In her diary, Anne Frank remarked, "No one has ever become poor from giving!" As we enter a great season of consuming, I thought it would be appropriate to start out this time of year with a few words about giving.
This time of year, I've grown accustomed to hearing ringing bells and seeing the red Christmas kettles of the Salvation Army. These red kettles have become one of the most recognizable symbols of the Christmas season. This year, I've noticed that most of the red kettles have slogans like "Doing the most good" or "Sharing is caring." These brightly colored kettles and their friendly volunteer attendants remind us that prosperity comes with responsibility. The greater we earn, the more we owe.
Ranked as the world's most charitable nation, about 1.7 percent of our gross domestic product goes to charitable organizations. The United Kingdom comes in second with only .67 percent of their GDP going to charitable causes. Last year, Americans gave more than $267 billion to charity. The average American gives about 2 percent of their paycheck to charities. Many Europeans give less than .5 percent of their earnings to charities; most of their money ends up in government coffers. The U.S. has one of the world's lowest income tax rates. Our financial freedom enables us to give.
In the U.S., a mass of private charities competes for a limited amount of donations. Charities often bend over backwards to prove their organization's financial accountability to the Better Business Bureau's Give.org. This consumer group meticulously pours over financial statements from thousands of charities, looking for efficiently run, financially accountable, fiscally responsible organizations. In the marketplace of giving, charitable organizations know that money spent unwisely could spell an end to future donations. Private charities work tirelessly to spend every dollar wisely and make every program count.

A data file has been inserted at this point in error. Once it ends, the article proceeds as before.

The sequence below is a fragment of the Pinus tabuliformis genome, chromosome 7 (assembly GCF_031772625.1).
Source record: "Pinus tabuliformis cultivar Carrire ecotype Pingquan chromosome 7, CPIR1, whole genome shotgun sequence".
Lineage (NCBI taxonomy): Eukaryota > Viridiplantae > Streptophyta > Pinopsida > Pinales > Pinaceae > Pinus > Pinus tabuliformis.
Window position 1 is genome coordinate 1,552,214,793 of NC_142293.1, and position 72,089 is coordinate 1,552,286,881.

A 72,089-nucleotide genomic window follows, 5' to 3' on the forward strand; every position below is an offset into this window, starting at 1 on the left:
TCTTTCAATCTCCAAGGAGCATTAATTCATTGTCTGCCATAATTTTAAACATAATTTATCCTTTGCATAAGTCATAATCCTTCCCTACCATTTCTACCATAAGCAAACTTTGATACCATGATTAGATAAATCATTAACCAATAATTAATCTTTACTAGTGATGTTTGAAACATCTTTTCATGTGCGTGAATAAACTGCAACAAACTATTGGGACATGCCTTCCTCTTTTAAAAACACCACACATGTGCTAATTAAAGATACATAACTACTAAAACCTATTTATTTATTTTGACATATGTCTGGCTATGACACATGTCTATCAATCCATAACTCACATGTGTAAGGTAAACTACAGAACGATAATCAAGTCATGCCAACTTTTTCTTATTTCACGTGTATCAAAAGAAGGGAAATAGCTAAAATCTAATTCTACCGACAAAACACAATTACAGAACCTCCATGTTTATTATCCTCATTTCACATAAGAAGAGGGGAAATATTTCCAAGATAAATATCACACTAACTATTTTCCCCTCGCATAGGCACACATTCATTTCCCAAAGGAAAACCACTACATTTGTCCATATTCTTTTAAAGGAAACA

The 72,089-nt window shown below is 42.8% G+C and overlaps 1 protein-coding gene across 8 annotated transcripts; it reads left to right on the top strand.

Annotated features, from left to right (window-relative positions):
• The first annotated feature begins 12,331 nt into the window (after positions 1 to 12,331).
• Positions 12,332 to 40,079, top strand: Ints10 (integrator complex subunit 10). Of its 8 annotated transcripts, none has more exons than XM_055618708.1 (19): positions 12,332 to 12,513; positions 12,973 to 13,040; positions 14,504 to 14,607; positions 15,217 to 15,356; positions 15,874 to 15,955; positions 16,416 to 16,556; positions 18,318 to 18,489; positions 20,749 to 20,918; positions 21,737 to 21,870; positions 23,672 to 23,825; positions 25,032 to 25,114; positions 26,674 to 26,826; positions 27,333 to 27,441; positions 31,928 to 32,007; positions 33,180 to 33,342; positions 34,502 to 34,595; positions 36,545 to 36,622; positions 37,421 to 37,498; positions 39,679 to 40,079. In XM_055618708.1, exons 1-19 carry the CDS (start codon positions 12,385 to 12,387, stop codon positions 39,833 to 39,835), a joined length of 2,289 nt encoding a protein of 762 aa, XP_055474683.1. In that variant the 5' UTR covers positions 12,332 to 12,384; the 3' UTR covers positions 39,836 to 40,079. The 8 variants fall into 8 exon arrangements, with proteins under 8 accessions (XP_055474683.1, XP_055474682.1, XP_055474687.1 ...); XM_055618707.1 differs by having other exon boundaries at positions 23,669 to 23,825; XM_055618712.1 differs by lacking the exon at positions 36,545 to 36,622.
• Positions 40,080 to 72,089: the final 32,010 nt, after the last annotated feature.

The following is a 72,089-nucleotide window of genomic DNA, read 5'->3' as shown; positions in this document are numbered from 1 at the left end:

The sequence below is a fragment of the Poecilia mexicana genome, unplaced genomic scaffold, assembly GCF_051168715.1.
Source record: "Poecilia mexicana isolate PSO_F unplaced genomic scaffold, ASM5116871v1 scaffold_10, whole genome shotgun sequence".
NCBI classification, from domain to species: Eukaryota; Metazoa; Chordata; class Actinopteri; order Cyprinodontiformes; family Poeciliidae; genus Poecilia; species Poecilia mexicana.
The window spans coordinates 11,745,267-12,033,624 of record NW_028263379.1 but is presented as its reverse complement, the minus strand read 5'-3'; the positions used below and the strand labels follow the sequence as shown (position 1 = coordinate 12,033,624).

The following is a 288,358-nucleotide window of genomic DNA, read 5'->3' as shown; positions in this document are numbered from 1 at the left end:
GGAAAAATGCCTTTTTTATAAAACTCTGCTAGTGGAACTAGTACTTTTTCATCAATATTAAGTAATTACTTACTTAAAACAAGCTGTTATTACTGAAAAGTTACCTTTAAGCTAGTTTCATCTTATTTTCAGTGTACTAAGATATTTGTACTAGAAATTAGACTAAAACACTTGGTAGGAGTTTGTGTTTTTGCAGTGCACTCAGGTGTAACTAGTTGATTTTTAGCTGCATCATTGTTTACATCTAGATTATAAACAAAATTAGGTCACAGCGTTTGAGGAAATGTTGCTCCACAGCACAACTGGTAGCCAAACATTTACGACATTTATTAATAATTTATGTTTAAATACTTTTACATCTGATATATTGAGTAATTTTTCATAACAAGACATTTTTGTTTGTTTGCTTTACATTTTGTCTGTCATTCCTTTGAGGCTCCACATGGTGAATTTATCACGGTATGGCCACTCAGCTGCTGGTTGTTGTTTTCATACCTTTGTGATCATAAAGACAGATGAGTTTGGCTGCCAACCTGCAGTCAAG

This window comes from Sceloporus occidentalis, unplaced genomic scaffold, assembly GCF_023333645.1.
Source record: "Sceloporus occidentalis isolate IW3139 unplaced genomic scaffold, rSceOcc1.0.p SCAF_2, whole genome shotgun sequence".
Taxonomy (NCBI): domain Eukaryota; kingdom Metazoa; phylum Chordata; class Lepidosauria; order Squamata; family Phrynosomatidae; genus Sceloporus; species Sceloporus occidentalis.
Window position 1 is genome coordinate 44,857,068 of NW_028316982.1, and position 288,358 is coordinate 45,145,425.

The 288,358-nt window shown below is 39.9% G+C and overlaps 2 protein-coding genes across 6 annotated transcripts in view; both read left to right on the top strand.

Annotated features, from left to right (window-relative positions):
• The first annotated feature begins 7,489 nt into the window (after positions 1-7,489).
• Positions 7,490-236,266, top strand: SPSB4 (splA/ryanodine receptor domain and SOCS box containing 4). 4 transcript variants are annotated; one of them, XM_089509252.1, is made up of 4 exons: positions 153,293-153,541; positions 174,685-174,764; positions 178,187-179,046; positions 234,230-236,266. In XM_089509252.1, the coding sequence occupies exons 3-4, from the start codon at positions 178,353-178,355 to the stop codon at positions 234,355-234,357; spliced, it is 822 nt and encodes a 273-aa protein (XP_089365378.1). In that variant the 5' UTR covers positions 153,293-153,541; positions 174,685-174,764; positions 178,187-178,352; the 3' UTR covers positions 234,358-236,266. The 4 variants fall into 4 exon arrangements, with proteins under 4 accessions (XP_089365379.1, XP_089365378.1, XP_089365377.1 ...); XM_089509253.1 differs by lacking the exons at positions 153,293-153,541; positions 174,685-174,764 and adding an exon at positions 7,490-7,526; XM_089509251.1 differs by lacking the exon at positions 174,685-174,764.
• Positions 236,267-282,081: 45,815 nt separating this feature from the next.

In America, there are two types of charities: private charities and government charities. Normally we talk only about the private charities, the ones to which we freely give. Government charities usually do not receive such a positive response.
In 2005, government charities tried to "save" people from a hurricane by locking them in a stadium without food or water. Government charities issue billions of dollars in food stamps every year, only to have many food stamps' recipients gouged with 16 percent higher food prices than normal consumers. Americans aren't disgusted with government charities because they don't like giving, but because government charities lack accountability and efficiency. Over the past election cycle, we heard a lot about what the government could do to help the needy. We've seen the government "help" enough. Our government needs to get out of the "helping" business and leave the work to private charities that have proven themselves to be accountable and reliable. Let's get the government out of the way and leave helping up to the professionals.
Last year, Americans helped the Salvation Army raise $118 million through the annual red kettle campaign. Our pennies funded relief for disaster victims, food for the hungry, assistance for the disabled, outreach to the elderly and ill, clothing and shelter to the homeless, opportunities for underprivileged children and rehabilitation services for substance abusers. They touched the homes of more than 35 million Americans in need. When I walk past the kettle this year, I am going to try to drop a dollar, not just a quarter. Will you join me?
Marcus Bowen is a former vice president of the MU College Republicans and serves with the Jackson County Republican Party. He can be reached at firstname.lastname@example.org